All the authors give a good explanation as to how improvement on productivity can help with economic growth in underdeveloped countries. Some authors such as Rostow gave a detailed account with ways to systematically drive productivity, while applying certain mechanisms to reach that goal. His theory seems to remain relevant in our ever-changing society today. Ultimately, each theorist has a compelling analysis that is necessary to help underdeveloped countries by applying their theories and shift their economy.
Rostow’s five stages of economic growth: Traditional Society, The Preconditions For Take-off, The Take – Off, The Drive to Maturity, and The Age of High Mass Consumption are his model as to how countries can generate growth. Each of these stages are subjects to the process of development. His take is that societies, politics and economics are always changing and the key for any country reaching its maximum potential is with modernizing its systems. ” In addition to these economic changes, the society ceases to accept the further extension of modern technology as an overriding objective” (Rostow, pg. 6).
Prebisch’s theory is something I also agree with and that is countries will remain depended on more affluent nations because it has been that way because of “colonialism”. “In other words, in a dynamic economy redundant manpower is continually emerging as a result of technical progress, and it tends to be absorbed to meet the increasing demand generated by that very same technical progress” (Prebisch, pg. 255). In his theory, he clearly emphasizes that the West depends on the non-affluent nations to continue making them wealthy. ” The real magnitude of the outward transfer of income depends chiefly on the income and price elasticities of demand for exports and the difference between internal costs of industrial production and import prices” (Prebisch, pg. 272). His main objective was to advocate that economic development for the West was dependent on the taking advantage of the poor countries. It comes to a conclusion from all these authors that the poor had the driving labor force.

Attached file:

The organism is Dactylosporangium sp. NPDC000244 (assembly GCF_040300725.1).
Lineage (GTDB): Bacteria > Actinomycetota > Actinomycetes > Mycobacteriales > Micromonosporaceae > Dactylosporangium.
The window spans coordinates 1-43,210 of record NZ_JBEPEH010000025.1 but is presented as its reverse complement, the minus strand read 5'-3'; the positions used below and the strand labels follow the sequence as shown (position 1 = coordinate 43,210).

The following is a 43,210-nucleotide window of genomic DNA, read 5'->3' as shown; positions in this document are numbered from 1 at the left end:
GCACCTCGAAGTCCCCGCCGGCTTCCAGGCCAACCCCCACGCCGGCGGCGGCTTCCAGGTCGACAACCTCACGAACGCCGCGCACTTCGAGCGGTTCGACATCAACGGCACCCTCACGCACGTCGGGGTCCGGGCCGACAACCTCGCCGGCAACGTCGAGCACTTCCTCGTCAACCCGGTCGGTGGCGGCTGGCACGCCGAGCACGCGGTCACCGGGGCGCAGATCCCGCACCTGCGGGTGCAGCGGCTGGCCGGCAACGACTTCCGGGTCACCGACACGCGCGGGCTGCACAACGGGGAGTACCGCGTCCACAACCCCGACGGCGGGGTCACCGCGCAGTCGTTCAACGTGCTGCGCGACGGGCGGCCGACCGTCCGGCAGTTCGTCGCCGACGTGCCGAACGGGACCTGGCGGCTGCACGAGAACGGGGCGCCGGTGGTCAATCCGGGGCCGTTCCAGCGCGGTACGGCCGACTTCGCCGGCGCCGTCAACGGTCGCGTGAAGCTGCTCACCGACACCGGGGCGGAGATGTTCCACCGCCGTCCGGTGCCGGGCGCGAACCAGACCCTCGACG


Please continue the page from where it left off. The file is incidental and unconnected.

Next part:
Dos Santos’ theory is based on the notion similar to Prebisch that wealthy nations get enriched from the poor nations as well. In his point of view, this is due to the fact that this division of labor and wealth stemmed from the colonial era. This has contributed to a historical inequality of labor globally. ” The relation of interdependence between two or more economies, and between these and world trade, assumes the form of dependence when some countries (the dominant ones) can expand and can be self-sustaining, while other countries (the dependent ones) can do this only as a reflection of that expansion, which can have either a positive or a negative effect on their immediate development” (Dos Santos, pg. 231). The difference between Prebisch and Dos Santos is that Dos Santos looked at both the internal and external issues that affected an underdeveloped nations economic growth. “In the second place the industrial and technological structure responds more closely to the interests of the multinational corporations than to internal developmental needs (conceived of not only in terms of overall interests of the population, but also from the point of view of the interests of a national capitalist development)” (Dos Santos, pg. 234).
Lastly, Lewis’ theory, which took more of a capitalist approach in comparison with the other authors. He stated that politics was the major culprit of the lack of economic expansion in underdeveloped nations, which also stemmed from historical disparities. “For political reasons which are familiar to most people, but into which we did not think it our business to enquire, they would like to see the gap between income per capita in say, Western Europe, on the one hand, and say, Western Europe, on the other hand, and say, India, on the other hand, narrow instead of widen every day, as it does of present” (Lewis, pg. 269). Out of all the authors Lewis focused more on the labor force that fueled economic growth. “Nevertheless, it says that in those countries where the cultivable area is so small, relative to population, that there is a surplus population in the countryside, industrialization is also the highest priority in order to reduce unemployment and increase the national income” (Lewis, pg. 217).